CONDIES HALL, or place, was so called from the antient possessors of it, one of whom, John de Cundishall, held it, as appears by the books of knights fees, in the reign of king Edward I. by knight's service, of Walter de Clifford. His descendant, of the same name, resided at it in Edward III.'s reign, and established a high character for his courage, for having made one of the king's enemies, of eminent note, a prisoner in personal combat, in congressu bellico, as the record expresses it, at Seine, in Normandy; he had as a reward, thirty pounds per annum settled on him, out of the king's profits of the staple at Canterbury. His son William Cundie, dying without any lawful issue, Margaret, one of his sisters, became his coheir, and she marrying with Robert Grubbe, entitled him to this estate; but he likewise dying without male issue, Agnes, one of his coheirs, carried it in marriage to John Isaac, esq. of Bridge, one of whose descendants alienated it to the family of Roper, of St. Dunstan's, afterwards of Wellhall, in Eltham, (fn. 11) with whose estates in this parish it became afterwards so blended, that it entirely lost all memory of its former name; and it continued with them, in the same line of descent, down to Edward Roper, esq. of Wellhall, who left one son Edward, and a daughter Elizabeth, married to Edward Henshaw, esq. by whom she left surviving three daughters and coheirs; the eldest of whom, Katherine, by her uncle Edward Roper's will, who died s. p. in 1723, at length entitled her husband William Strickland, esq. to the possession of it. He died in 1788, s. p. upon which it came, by the limitations of the same will, to Sir Edward Dering, bart. the eldest and only surviving son of Sir Edward Dering, by Elizabeth his wife, the second daughter and coheir, and to Sir Rowland Wynne, bart. son of Sir Rowland Wynne, bart. by the third daughter and coheir of Mr. Henshaw, and their descendants, Sir Rowland Wynne, bart. of Nostall, in Yorkshire, great grandson of Sir Rowland Wynne above-mentioned, and Sir Edward Dering, bart. of Surrenden, the grandson of Sir Edward Dering, bart. above-mentioned, are now jointly become, by the entail of the abovementioned will, entitled to it.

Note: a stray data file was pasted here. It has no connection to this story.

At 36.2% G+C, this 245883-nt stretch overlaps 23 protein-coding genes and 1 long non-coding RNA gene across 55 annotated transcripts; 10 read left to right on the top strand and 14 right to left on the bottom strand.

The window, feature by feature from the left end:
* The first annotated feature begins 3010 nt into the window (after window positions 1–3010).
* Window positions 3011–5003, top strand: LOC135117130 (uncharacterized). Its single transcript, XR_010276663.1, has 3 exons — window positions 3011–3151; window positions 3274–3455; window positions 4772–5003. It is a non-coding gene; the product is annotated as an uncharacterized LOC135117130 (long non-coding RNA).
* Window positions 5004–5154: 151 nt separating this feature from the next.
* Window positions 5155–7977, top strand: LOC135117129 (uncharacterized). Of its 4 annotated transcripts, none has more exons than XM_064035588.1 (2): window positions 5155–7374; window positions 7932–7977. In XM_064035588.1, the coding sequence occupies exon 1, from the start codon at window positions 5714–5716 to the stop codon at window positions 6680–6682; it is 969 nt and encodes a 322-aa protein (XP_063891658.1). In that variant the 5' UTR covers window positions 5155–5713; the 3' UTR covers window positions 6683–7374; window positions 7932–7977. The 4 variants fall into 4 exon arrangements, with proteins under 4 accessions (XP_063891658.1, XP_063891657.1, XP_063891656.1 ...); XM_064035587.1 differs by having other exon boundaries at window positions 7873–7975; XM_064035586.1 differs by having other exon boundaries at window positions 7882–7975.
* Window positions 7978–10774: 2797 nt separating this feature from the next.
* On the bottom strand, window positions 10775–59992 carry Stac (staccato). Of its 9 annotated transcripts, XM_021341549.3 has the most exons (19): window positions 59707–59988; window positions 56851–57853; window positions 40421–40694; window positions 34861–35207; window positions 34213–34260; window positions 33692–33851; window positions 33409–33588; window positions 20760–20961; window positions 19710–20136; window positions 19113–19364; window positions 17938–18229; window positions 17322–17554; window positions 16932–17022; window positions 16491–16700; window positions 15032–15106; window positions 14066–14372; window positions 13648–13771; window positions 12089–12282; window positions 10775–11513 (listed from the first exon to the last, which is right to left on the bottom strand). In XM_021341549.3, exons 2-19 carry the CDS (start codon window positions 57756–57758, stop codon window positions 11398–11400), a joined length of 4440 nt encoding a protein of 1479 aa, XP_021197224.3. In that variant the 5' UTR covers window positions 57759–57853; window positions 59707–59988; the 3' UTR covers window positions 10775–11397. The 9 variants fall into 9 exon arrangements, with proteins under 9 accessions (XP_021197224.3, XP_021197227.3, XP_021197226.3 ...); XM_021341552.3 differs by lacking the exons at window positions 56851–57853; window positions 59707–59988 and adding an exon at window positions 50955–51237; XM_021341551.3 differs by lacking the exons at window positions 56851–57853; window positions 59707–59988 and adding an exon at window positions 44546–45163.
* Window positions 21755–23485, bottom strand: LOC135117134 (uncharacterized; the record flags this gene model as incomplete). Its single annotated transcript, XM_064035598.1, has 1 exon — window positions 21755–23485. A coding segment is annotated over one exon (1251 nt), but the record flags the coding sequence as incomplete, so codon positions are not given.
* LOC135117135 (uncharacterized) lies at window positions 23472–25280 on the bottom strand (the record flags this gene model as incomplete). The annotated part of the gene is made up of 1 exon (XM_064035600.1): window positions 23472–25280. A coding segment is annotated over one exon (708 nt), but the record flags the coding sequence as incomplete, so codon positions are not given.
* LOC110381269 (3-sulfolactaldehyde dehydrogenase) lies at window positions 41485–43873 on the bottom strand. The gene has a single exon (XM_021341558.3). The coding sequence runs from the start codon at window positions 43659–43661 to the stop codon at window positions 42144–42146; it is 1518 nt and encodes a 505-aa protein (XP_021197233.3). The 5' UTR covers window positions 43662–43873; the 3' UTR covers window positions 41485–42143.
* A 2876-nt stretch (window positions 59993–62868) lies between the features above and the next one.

THE MANOR OF TANKERTON, lies within the borough of Harwich, which is within the hundred of Westgate, though within the bounds of this parish and Seasalter. This borough takes in a part of Whitstaplestreet, at three different places detached one from the other, whence it extends north eastward about sixty rods wide, half a mile in length to the sea shore at Tanker ton, which it includes within its bounds; and there is a small hamlet of houses, now called Tankerton, close to the sea shore, about half a mile from Whitstaplestreet. This borough had antiently owners of the same name, one of whom, William de Tangreton, held it in king Edward I.'s reign, by knight's service; but in the 20th year of king Edward III. it was become part of the possessions of the hospital, or Maison Dieu, at Ospringe, the master of which then held this manor of Tangreton, alias Beconfield, in Whitstaple, by knight's service. In which state it continued till the 20th year of king Edward IV. when there being no members left in this hospital, it escheated, with all its possessions, to the crown, as being desolated. After which, this manor most probably was granted, with the rest of the possessions of the hospital, to Fisher, bishop of Rochester, for the better endowment of St. John's college, in Cambridge; but it has been for a great length of time obsolete, and the name of it only remains, and the royalty of the whole borough of Harwich, as part of the hundred of Westgate, is now claimed by his grace the archbishop, as is the royalty of a fishery appendant to it, so far along the sea shore as this borough extends; but this fishery is now become of little or no value.